By Cheryl Sullenger -
MILWAUKEE, WI - An abortionist who routinely posted vulgar signs mocking Christianity and pro-life supporters has been denied admitting privileges at three hospitals in Milwaukee, Wisconsin, where he relocated after the State of Illinois shut down his filthy abortion business in Rockford citing serious health and safety violations.
Dennis Christensen, now of Affiliated Medical Services (AMS) in Milwaukee, reported that his applications for hospital privileges were denied after U.S. District Judge William Conley ordered him to follow up on his applications as part of a suit challenging the 2013 Wisconsin law that requires abortionists to maintain hospital privileges within 30 miles of their abortion facilities.
Christensen’s associate at AMS and co-plaintiff, Bernard Smith (photo right), was also denied hospital admitting privileges.
The two abortionists joined with Planned Parenthood of Wisconsin in pursuing a legal challenge to the new law and earlier received an injunction that has so far kept them in business. The trial in the case concluded on May 30. A ruling from Judge Conley is pending.
The State asked the U.S. Supreme Court last December to set aside the injunction so the law could be immediately enforced, however, on Monday, June 23, the Supreme Court declined to hear their appeal, most likely because a ruling in the case is imminent.
Both Christensen and Smith were denied privileges by Wheaton Franciscan Healthcare, Aurora Healthcare and Froedtert Health Inc. The hospitals noted that Christensen and Smith “do not qualify for admitting privileges” because they and AMS “are not subject to review by a professional board to make sure their practices meet hospital standards.”
“Christensen and Smith have long histories of abortion abuses and are the kind of abortionists that the law was meant to weed out. If they are not fit to practice in a hospital setting, they aren’t fit to practice anywhere,” said Troy Newman, President of Operation Rescue and a strong advocate of the hospital privilege requirement. “When abortionists have such abominable track records when it comes to patient safety that hospitals do not want to be associated with them, they certainly shouldn’t be allowed to continue placing the lives and health of women at risk.”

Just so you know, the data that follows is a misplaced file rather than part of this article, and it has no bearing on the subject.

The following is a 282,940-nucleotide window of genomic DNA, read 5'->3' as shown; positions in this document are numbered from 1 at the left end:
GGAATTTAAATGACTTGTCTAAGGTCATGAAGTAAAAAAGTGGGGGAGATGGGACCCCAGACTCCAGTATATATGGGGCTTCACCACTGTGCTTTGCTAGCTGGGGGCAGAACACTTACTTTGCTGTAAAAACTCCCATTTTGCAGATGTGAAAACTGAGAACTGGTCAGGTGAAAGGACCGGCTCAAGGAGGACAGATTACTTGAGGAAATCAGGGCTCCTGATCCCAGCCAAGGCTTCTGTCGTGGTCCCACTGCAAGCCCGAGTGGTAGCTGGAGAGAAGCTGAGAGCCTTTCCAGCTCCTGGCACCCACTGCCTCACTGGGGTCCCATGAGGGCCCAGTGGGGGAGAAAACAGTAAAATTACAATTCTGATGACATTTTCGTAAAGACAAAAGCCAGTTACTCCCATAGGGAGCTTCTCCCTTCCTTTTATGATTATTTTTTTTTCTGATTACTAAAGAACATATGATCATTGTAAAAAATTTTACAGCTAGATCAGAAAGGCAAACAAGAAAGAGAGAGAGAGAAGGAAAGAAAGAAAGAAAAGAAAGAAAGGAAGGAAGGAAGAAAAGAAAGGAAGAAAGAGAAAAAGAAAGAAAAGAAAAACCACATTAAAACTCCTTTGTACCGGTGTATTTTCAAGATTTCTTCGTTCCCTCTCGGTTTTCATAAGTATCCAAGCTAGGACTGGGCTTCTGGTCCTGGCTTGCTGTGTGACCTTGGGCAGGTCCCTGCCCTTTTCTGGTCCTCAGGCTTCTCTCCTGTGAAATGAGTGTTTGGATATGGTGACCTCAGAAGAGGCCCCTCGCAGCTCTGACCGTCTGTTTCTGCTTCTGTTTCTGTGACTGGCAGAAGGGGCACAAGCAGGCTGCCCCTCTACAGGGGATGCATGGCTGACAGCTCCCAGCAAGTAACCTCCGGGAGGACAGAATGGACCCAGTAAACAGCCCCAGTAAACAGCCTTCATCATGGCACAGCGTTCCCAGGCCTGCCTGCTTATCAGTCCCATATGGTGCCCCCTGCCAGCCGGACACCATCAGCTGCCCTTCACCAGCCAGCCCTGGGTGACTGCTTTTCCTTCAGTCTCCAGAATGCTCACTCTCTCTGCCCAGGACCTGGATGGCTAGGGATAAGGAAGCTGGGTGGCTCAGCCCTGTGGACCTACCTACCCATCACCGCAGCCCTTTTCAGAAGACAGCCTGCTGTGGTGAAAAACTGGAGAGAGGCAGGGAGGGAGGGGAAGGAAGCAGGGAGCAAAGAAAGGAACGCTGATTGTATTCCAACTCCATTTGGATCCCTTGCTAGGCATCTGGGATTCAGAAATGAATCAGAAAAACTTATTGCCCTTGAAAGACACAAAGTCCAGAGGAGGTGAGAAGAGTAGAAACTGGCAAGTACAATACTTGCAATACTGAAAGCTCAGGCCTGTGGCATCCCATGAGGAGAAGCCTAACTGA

Christensen’s Rockford, Illinois, abortion business that was located in a former church building, was inspected on September 15, 2011, when inspectors found that all three of the abortion rooms “failed to ensure a sanitary environment.” Surgical instruments were not sanitized, and “brown substances” were found on surgical equipment and gloves. Inspectors also discovered that Christensen had no hospital privileges and failed to have a registered nurse present during invasive procedures as required in that state. The Illinois Department of Public Health issued a closure order five days later.
Christensen’s abortion facility was known to display sacrilegious images, including a rubber chicken dangling from a cross, and signage mocking pro-lifers and Christianity. In 2009, pro-lifers filed suit against the clinic for video-taped a rant by an operative of the clinic that included racial slurs and attacks.
Smith’s safety record is also questionable. He was involved in two medical emergencieson the same day in April, 2011. A previous complaint lodged in 2007 concerning other medical emergencies at AMS involving Smith went unheeded.
If the Wisconsin hospital privilege requirement is allowed to be enforced, it would close two out of four of Wisconsin’s remaining abortion businesses, including AMS in Milwaukee and a Planned Parenthood facility in Appleton.
Cheryl Sullenger writes for Operation Rescue